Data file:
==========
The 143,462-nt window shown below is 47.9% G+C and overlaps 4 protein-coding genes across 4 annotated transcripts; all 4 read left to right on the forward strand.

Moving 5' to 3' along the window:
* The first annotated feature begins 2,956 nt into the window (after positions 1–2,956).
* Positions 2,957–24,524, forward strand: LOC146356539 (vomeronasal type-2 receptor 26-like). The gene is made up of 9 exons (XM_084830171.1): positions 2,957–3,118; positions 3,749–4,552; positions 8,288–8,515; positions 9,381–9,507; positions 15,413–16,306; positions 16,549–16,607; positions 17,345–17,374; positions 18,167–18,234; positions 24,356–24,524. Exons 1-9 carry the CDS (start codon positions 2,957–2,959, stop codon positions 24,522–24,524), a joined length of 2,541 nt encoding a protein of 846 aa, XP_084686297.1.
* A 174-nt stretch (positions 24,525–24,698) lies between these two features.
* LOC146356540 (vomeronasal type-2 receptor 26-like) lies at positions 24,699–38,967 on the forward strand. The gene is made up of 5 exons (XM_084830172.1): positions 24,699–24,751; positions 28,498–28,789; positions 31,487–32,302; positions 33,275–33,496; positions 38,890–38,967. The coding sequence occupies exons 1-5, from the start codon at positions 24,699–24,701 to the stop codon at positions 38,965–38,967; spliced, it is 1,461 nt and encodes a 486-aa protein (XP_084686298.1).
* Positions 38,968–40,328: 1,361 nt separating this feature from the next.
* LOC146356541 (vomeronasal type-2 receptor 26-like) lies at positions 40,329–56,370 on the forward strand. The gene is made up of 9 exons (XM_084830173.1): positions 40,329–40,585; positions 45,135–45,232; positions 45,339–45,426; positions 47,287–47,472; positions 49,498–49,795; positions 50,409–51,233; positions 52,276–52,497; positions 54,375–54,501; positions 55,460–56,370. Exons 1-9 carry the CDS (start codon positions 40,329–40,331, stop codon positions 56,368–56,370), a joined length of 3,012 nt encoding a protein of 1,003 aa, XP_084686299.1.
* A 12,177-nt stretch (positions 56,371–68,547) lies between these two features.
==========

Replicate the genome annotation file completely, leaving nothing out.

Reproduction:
The 143,462-nt window shown below is 47.9% G+C and overlaps 4 protein-coding genes across 4 annotated transcripts; all 4 read left to right on the forward strand.

Moving 5' to 3' along the window:
* The first annotated feature begins 2,956 nt into the window (after positions 1–2,956).
* Positions 2,957–24,524, forward strand: LOC146356539 (vomeronasal type-2 receptor 26-like). The gene is made up of 9 exons (XM_084830171.1): positions 2,957–3,118; positions 3,749–4,552; positions 8,288–8,515; positions 9,381–9,507; positions 15,413–16,306; positions 16,549–16,607; positions 17,345–17,374; positions 18,167–18,234; positions 24,356–24,524. Exons 1-9 carry the CDS (start codon positions 2,957–2,959, stop codon positions 24,522–24,524), a joined length of 2,541 nt encoding a protein of 846 aa, XP_084686297.1.
* A 174-nt stretch (positions 24,525–24,698) lies between these two features.
* LOC146356540 (vomeronasal type-2 receptor 26-like) lies at positions 24,699–38,967 on the forward strand. The gene is made up of 5 exons (XM_084830172.1): positions 24,699–24,751; positions 28,498–28,789; positions 31,487–32,302; positions 33,275–33,496; positions 38,890–38,967. The coding sequence occupies exons 1-5, from the start codon at positions 24,699–24,701 to the stop codon at positions 38,965–38,967; spliced, it is 1,461 nt and encodes a 486-aa protein (XP_084686298.1).
* Positions 38,968–40,328: 1,361 nt separating this feature from the next.
* LOC146356541 (vomeronasal type-2 receptor 26-like) lies at positions 40,329–56,370 on the forward strand. The gene is made up of 9 exons (XM_084830173.1): positions 40,329–40,585; positions 45,135–45,232; positions 45,339–45,426; positions 47,287–47,472; positions 49,498–49,795; positions 50,409–51,233; positions 52,276–52,497; positions 54,375–54,501; positions 55,460–56,370. Exons 1-9 carry the CDS (start codon positions 40,329–40,331, stop codon positions 56,368–56,370), a joined length of 3,012 nt encoding a protein of 1,003 aa, XP_084686299.1.
* A 12,177-nt stretch (positions 56,371–68,547) lies between these two features.